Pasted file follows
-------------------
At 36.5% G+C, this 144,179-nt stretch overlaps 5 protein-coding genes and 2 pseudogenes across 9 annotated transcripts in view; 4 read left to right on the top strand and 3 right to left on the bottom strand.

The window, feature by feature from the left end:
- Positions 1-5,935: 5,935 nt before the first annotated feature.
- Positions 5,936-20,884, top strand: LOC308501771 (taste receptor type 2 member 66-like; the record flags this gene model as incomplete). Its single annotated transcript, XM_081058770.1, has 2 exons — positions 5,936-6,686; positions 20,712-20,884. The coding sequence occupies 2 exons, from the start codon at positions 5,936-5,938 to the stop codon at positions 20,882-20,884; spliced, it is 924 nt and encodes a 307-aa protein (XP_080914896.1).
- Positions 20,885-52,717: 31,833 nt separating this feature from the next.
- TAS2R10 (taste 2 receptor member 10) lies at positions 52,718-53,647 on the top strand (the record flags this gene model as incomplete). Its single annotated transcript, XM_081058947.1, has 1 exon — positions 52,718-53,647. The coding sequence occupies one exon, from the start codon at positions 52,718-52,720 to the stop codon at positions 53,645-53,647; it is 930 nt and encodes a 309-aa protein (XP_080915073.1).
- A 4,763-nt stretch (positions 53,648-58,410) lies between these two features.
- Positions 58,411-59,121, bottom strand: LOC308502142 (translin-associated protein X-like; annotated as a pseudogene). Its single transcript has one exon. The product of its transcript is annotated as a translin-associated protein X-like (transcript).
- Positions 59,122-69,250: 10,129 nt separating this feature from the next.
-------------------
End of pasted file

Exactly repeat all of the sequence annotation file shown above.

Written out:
At 36.5% G+C, this 144,179-nt stretch overlaps 5 protein-coding genes and 2 pseudogenes across 9 annotated transcripts in view; 4 read left to right on the top strand and 3 right to left on the bottom strand.

The window, feature by feature from the left end:
- Positions 1-5,935: 5,935 nt before the first annotated feature.
- Positions 5,936-20,884, top strand: LOC308501771 (taste receptor type 2 member 66-like; the record flags this gene model as incomplete). Its single annotated transcript, XM_081058770.1, has 2 exons — positions 5,936-6,686; positions 20,712-20,884. The coding sequence occupies 2 exons, from the start codon at positions 5,936-5,938 to the stop codon at positions 20,882-20,884; spliced, it is 924 nt and encodes a 307-aa protein (XP_080914896.1).
- Positions 20,885-52,717: 31,833 nt separating this feature from the next.
- TAS2R10 (taste 2 receptor member 10) lies at positions 52,718-53,647 on the top strand (the record flags this gene model as incomplete). Its single annotated transcript, XM_081058947.1, has 1 exon — positions 52,718-53,647. The coding sequence occupies one exon, from the start codon at positions 52,718-52,720 to the stop codon at positions 53,645-53,647; it is 930 nt and encodes a 309-aa protein (XP_080915073.1).
- A 4,763-nt stretch (positions 53,648-58,410) lies between these two features.
- Positions 58,411-59,121, bottom strand: LOC308502142 (translin-associated protein X-like; annotated as a pseudogene). Its single transcript has one exon. The product of its transcript is annotated as a translin-associated protein X-like (transcript).
- Positions 59,122-69,250: 10,129 nt separating this feature from the next.